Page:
Do you want the bosses to bail out when the economy is bad - like after a terrorist attack - and the stock price is plummeting? Or, do you want to keep talented people on board who know how to keep the company at least afloat until the economy revives?

We're not talking about bosses in government who can bail, when their policies cause a country to sink, like Richard Nixon.

Not quite what I meant
I was referring to when the company itself was enduring hard times, not the economy in general. When CEO's put their companies in a self-induced sling and then vote themselves a handsome nonperformance pay raise, I would like the flexibility to offer a recall vote, so the owners can decide on the option of getting rid of him. Often instead he ends up taking home money for himself while losing it for the stockholders. So I'm in favor of making shareholder initiatives as easy as possible, not restricting them.

In a world where the shareholder had no say in proposing an agenda, I would have to pull my money out. It would then be a rigged game.

The CEO's salary is set by the board. He can't just vote himself a raise.

Interlocking boards
Ever hear of them? The CEO's all sit on one anothers' boards. So they vote each other raises. You scratch my back, I'll scratch yours.

and they are illegal
show me that this is actually happening, and you will gain back a tiny fraction of the credibility you have lost on the other boards.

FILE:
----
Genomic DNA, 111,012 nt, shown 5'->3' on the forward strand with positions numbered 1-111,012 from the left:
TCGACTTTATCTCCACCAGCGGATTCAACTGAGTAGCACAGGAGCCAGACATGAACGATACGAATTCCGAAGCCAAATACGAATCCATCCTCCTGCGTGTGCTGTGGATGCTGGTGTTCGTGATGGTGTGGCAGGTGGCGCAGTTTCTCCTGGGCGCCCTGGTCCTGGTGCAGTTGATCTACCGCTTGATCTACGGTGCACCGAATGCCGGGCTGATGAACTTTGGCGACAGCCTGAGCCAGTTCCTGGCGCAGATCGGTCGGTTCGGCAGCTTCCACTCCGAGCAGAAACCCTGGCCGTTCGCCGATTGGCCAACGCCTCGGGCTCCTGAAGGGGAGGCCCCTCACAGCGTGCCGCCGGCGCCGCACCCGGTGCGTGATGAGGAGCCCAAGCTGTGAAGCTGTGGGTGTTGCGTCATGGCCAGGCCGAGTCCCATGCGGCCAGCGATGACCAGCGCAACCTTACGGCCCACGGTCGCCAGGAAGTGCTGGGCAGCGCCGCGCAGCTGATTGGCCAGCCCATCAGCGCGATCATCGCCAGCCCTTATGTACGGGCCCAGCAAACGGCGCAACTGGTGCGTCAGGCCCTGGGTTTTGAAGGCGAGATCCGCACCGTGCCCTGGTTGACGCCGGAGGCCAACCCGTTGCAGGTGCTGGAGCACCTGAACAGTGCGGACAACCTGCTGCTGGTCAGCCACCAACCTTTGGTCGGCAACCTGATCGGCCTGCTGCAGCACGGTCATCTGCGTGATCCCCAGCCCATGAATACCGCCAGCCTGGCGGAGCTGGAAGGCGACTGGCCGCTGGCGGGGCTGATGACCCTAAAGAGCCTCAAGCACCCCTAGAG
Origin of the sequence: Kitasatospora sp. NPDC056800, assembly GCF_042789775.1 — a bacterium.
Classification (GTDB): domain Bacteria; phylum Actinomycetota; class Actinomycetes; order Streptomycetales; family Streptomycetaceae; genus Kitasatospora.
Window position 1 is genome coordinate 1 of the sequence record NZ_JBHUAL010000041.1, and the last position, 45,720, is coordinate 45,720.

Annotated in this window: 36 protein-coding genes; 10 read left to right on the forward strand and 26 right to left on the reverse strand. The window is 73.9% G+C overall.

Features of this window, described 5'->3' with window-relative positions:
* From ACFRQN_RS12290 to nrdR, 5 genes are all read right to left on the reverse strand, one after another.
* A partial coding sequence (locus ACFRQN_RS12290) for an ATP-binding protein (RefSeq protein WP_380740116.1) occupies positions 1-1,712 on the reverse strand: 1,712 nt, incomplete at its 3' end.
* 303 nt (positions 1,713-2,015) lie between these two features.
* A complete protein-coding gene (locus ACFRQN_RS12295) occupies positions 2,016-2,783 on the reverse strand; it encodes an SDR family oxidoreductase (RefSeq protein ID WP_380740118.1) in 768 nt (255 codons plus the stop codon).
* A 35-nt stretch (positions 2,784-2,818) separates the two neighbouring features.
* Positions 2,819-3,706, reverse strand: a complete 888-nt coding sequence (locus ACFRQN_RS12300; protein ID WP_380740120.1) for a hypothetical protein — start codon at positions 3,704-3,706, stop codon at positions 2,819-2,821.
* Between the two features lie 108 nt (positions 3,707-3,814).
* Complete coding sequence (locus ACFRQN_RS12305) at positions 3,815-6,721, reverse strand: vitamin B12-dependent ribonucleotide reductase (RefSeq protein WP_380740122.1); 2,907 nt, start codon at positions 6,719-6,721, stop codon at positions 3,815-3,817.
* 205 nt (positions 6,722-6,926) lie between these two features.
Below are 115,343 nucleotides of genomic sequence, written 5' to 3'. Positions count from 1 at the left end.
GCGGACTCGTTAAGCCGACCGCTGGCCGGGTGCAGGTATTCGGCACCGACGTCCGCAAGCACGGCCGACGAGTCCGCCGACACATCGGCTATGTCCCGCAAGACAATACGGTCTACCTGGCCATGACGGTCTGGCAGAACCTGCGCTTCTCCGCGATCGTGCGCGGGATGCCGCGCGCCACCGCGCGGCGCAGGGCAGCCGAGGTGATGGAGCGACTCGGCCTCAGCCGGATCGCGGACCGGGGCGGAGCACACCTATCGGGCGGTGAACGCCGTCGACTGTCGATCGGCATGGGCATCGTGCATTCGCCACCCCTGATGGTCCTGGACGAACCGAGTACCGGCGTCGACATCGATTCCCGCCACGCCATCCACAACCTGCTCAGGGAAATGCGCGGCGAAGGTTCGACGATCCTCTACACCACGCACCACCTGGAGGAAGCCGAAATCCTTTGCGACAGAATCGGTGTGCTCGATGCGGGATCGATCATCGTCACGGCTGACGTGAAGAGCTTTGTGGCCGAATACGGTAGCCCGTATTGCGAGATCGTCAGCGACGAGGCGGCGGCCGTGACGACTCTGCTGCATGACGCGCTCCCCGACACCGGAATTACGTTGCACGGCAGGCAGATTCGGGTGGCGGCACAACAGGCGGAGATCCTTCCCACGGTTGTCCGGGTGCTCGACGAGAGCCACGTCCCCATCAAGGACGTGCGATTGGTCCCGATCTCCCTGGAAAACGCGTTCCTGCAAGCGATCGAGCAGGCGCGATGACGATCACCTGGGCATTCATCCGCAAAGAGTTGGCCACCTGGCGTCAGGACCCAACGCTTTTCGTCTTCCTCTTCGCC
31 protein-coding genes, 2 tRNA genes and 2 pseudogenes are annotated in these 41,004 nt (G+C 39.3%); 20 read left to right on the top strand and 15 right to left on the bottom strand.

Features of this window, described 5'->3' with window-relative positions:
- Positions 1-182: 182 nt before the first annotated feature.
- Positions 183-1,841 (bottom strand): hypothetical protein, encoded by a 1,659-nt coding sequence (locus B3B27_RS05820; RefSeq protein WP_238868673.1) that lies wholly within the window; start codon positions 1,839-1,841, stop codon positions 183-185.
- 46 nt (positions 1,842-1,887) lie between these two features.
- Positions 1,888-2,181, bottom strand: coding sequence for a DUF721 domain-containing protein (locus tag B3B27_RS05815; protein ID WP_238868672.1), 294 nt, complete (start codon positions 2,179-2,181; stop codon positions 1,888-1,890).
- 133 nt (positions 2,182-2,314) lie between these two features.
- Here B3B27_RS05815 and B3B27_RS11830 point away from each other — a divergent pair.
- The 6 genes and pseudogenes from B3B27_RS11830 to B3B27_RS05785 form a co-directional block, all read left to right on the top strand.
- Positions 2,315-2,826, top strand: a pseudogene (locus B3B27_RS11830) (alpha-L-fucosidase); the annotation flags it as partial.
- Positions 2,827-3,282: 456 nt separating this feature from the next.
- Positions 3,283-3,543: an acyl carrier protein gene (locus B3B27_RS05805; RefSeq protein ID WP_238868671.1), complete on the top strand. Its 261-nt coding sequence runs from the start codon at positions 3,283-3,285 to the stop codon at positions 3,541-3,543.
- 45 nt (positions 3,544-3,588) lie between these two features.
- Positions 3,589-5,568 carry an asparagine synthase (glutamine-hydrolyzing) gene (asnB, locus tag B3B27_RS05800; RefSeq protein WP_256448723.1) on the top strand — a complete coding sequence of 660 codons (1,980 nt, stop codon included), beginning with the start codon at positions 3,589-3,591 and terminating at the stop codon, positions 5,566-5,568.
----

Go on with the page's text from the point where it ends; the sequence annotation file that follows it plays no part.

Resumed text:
Otherwise I'll just assume that your paranoid gut is telling you what to think again.

Illegal? I think not
Interlocking boards of directors is a problem a great many people more informed than I have commented on-- at length. I'm sure you could google it up and find a wealth of information.

So I can't take the credit for the observation.

paranoia is frequently found amongst the economically illiterate
If you think companies have formed an interlocking board of directors, then inform the FEC.

Sorry, I see I haven't made my self clear. There are no companies with an interlocking Board, so far as I know. That would very likely be illegal, as you say. I've never heard the word used in that way.

However, the many Fortune 500 companies have interlocking Boards in the plural. Executive officers of one company will sit on the Boards of others. That way every time a proposal comes up to handsomely reimburse some deserving CEO, everyone will say "Sounds right to me", and pass it.

This arrangement serves the executives more than it does the shareholders. It has propelled executive comp into the ridiculous range, and decoupled it from performance, in countless instances.